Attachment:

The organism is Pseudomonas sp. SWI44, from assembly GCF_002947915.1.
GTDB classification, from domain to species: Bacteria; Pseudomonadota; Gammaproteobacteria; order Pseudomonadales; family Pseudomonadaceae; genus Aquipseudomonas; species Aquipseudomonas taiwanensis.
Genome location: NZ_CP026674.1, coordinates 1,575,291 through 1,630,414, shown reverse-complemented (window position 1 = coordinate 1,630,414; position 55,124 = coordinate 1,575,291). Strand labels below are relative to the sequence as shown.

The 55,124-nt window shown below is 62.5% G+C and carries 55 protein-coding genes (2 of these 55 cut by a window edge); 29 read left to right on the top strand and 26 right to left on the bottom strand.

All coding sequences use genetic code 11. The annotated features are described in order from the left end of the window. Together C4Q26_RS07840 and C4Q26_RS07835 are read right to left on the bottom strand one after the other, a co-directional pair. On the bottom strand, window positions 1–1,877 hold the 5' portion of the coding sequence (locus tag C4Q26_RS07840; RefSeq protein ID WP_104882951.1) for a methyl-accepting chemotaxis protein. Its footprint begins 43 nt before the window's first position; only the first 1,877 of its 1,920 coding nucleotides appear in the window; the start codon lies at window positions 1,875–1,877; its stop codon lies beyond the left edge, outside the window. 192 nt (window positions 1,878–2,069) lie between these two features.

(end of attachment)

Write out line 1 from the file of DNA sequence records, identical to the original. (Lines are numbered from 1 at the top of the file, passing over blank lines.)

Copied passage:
The organism is Pseudomonas sp. SWI44, from assembly GCF_002947915.1.